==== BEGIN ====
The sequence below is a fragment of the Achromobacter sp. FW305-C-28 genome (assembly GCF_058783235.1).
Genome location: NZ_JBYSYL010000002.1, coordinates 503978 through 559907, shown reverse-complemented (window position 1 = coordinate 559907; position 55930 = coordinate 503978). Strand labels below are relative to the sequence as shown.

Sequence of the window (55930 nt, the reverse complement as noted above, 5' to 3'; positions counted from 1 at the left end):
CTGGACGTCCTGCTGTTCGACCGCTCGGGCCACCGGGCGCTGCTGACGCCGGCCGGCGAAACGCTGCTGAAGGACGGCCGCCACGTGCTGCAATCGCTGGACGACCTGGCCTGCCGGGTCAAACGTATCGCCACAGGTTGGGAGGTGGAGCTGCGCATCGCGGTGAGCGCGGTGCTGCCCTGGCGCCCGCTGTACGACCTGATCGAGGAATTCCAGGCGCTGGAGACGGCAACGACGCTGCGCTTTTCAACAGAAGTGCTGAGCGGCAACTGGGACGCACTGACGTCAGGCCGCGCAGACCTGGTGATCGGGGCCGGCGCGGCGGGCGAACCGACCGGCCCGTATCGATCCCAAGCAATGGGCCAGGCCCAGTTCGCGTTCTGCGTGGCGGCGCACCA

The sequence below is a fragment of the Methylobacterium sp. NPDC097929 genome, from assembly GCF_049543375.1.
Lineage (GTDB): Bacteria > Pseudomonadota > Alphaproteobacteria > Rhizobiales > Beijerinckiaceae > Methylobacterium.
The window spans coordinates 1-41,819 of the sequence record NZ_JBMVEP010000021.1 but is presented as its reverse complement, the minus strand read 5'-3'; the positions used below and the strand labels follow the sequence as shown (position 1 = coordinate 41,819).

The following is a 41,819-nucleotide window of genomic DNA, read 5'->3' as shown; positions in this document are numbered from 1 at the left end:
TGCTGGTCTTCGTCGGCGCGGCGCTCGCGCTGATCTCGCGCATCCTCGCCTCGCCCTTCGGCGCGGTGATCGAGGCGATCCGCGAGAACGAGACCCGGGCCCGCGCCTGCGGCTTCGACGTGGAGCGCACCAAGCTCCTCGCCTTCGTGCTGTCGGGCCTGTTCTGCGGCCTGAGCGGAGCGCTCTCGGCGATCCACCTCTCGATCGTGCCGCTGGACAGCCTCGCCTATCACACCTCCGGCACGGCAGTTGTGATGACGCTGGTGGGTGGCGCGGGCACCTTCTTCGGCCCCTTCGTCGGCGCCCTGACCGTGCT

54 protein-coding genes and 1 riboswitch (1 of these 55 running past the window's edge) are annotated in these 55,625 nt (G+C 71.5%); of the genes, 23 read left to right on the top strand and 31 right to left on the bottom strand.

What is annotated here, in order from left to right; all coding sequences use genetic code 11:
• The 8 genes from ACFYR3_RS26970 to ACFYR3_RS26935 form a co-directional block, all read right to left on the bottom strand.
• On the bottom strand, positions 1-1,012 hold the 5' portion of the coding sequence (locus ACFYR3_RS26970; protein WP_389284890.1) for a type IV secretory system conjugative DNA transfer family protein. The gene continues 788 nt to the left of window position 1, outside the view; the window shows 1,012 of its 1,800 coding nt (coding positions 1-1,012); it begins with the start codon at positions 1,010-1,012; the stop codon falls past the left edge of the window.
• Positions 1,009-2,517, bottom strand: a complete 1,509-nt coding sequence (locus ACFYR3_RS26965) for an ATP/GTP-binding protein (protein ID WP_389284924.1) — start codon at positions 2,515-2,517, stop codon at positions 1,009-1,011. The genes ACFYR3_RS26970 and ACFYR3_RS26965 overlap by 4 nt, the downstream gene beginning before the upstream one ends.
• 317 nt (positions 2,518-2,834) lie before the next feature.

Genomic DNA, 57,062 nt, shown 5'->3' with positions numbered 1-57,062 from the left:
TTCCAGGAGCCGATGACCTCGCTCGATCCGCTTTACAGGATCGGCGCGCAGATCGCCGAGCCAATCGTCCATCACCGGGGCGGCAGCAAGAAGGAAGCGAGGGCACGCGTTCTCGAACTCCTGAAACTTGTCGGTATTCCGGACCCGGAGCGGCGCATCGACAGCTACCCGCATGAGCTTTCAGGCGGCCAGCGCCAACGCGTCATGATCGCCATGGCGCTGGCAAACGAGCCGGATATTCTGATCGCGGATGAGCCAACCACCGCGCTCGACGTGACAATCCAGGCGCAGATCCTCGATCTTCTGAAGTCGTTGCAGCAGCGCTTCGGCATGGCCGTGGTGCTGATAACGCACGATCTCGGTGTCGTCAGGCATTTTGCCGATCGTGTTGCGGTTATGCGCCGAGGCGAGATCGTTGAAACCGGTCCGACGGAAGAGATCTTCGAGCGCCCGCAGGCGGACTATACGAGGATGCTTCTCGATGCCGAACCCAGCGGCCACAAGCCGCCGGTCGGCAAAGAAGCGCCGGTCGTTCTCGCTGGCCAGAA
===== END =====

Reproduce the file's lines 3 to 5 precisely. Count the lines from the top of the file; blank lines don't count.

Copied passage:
Sequence of the window (55930 nt, the reverse complement as noted above, 5' to 3'; positions counted from 1 at the left end):
CTGGACGTCCTGCTGTTCGACCGCTCGGGCCACCGGGCGCTGCTGACGCCGGCCGGCGAAACGCTGCTGAAGGACGGCCGCCACGTGCTGCAATCGCTGGACGACCTGGCCTGCCGGGTCAAACGTATCGCCACAGGTTGGGAGGTGGAGCTGCGCATCGCGGTGAGCGCGGTGCTGCCCTGGCGCCCGCTGTACGACCTGATCGAGGAATTCCAGGCGCTGGAGACGGCAACGACGCTGCGCTTTTCAACAGAAGTGCTGAGCGGCAACTGGGACGCACTGACGTCAGGCCGCGCAGACCTGGTGATCGGGGCCGGCGCGGCGGGCGAACCGACCGGCCCGTATCGATCCCAAGCAATGGGCCAGGCCCAGTTCGCGTTCTGCGTGGCGGCGCACCA

The sequence below is a fragment of the Methylobacterium sp. NPDC097929 genome, from assembly GCF_049543375.1.